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“West knows exactly what he is doing by hosting his Sunday Services and making an album about Jesus,” writes VOX ATL’s Zariah Taylor. “He’s branding himself as a man of god as a way to get his fans to collectively forget about all of the bad things he’s done, even though he’s showed no signs of having changed for the better.”

Art illustration by Zariah Taylor

My Complicated Relationship With Kanye West and Cancel Culture [OPINION]

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Kanye West is hailed as one of the most talented producers in hip-hop, but over the past several years he’s tainted his reputation with controversial statements. If we’re all being honest here, “tainted” really isn’t the right word, considering that West’s career has barely taken a hit from any of his outrageous statements. Early projections show that “Jesus is King” — his ninth LP that released in October — will sell between 230,000 and 260,000 units in its first week, setting him up to debut at number one on the Billboard 200 charts.

I find it funny how just one year ago, West proclaimed that “slavery was a choice,” and is still open in his support for President Donald Trump, sparking a backlash from current and former fans. The majority of his adversaries, however, have collectively moved on. The stance that “you can separate the art from the artist” is easy to say when you’re in a privileged position. To the real people who are affected by Trump’s policies, West’s support of the president is harmful and can’t be erased. I find it disgusting that people can openly easily defend West despite his problematic character.

Some may see his actions as harmless, but let’s not forget that West has countless fans, some of which see him as “Yeezus,” the idol and god. Kanye knows his words have immense power, and whenever he says something, his millions of followers, especially the young and impressionable ones, eat it up and their opinions are influenced by the things he says. When he openly supports our racist and bigoted president, some of his young fans may also decide to listen to Trump’s dangerous rhetoric as well. When he says that “slavery was a choice,” those same young fans may take his opinion as fact, without researching the violent consequences of slave rebellion.

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There is this misconception that West has suddenly turned over a new leaf and that because he has accepted Christ as his savior, all his prior statements are forgiven. If you believe this, put on your clown nose and your red wig because congratulations, you’ve been played.

West knows exactly what he is doing by hosting his Sunday Services and making an album about Jesus. He’s branding himself as a man of God as a way to get his fans to collectively forget about all of the bad things he’s done, even though he’s showed no signs of having changed for the better.

West is using Christianity as a marketing ploy and I have to admit, it’s smart as hell. The sad thing is that he’s openly acknowledging and making a mockery out of those who are supporting him after everything he’s done. He even said himself, “I done been killed so many times on social media, and I’m still here. I’m still talking. Look at me.”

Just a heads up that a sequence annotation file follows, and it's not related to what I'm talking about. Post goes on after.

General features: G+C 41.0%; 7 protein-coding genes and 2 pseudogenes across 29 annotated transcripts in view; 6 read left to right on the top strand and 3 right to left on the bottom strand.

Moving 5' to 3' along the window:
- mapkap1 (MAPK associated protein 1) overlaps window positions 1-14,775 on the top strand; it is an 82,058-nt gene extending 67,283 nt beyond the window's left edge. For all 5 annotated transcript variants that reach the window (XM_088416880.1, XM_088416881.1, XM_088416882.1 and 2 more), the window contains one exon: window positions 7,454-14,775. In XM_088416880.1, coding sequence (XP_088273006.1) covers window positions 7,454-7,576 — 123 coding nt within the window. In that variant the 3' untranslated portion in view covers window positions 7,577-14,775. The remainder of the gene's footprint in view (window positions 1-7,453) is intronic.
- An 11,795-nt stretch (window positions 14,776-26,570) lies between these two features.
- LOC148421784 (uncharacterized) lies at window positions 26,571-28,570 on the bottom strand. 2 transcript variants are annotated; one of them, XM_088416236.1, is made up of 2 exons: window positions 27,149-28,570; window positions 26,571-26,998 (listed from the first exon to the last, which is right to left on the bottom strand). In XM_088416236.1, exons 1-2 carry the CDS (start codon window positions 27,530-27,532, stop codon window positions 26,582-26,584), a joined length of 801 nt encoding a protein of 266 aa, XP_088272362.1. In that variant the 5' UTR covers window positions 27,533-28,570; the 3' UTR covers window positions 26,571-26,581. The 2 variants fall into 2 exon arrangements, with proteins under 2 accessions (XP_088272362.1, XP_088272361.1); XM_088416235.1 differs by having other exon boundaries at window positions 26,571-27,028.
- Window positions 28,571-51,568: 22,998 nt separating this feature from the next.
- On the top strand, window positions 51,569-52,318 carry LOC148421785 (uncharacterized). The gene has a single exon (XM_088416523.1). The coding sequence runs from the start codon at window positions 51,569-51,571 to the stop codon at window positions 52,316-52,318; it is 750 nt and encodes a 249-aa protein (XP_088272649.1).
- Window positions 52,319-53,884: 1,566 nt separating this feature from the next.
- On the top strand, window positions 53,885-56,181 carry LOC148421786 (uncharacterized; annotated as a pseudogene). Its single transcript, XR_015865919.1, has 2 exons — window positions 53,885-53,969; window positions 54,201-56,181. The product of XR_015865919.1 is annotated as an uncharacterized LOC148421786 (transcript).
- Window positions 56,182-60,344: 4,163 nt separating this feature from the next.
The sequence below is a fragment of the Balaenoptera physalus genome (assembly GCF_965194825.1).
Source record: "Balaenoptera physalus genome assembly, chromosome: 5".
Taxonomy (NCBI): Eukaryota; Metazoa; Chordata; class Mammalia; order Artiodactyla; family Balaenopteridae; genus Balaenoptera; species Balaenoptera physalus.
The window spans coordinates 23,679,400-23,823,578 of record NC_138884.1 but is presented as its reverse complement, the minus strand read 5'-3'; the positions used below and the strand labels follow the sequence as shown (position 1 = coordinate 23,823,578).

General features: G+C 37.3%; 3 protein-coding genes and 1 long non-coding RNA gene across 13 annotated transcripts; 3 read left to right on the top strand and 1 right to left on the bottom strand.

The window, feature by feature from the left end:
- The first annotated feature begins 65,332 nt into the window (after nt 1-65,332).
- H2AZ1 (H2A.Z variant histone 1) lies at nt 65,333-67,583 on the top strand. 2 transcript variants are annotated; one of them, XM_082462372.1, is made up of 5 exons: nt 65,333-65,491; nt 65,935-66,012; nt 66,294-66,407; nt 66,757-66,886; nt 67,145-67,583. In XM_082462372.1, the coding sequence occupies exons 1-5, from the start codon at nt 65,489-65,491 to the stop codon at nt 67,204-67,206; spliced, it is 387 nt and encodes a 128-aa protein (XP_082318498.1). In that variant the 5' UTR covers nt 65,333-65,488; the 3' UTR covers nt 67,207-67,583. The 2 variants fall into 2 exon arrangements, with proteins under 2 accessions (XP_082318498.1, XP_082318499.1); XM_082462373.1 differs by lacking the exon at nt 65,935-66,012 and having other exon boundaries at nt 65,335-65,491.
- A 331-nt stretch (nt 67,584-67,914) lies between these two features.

I can’t sit here and claim that I’m the most perfect, woke person ever. If I’m being honest, I’m kind of a hypocrite. I have songs from artists like 6ix9ine on my playlist when I know that he’s a Hispanic who openly uses the n-word. I look up to people like Conor McGregor even though he’s openly said racist things about his opponents. I’m a fan of BTS despite their past slip-ups. I’m a huge fan of the Migos despite their flagrant history of homophobic remarks. All of these men have been canceled by social media at one time or another, but it hasn’t stopped them from making money or having successful careers.

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The real question is, where do we draw the line when it comes to who we support and who we don’t? Do we only cancel those who have done harmful things, or do we completely cut out any problematic person or someone who supports problematic people?

Ultimately none of us are perfect, and I don’t expect anyone to completely stop listening to someone because they said something problematic, especially if it’s an artist that you love or idolize. What I don’t accept, however, is excusing or defending that artist’s actions. Despite listening to problematic artists, I can recognize that they aren’t always right. The problem with stan culture today is fans feel obligated to unconditionally support their favorite artists no matter what they do.  If you go on social media and disagree with what an artist said, their hive will suddenly berate you and decide that you can’t call yourself a fan anymore. As a collective, fans shouldn’t be afraid to go against something that an artist they love has done. I personally draw the line at artists who have done things that I find to be particularly heinous, such as R. Kelly or XXXTentacion.

If you’re gonna listen to a problematic artist, at least be consciously aware of their history and how they could have been wrong.  And when you do add a problematic artist to your playlist, just make sure to put on your red wig and clown nose.

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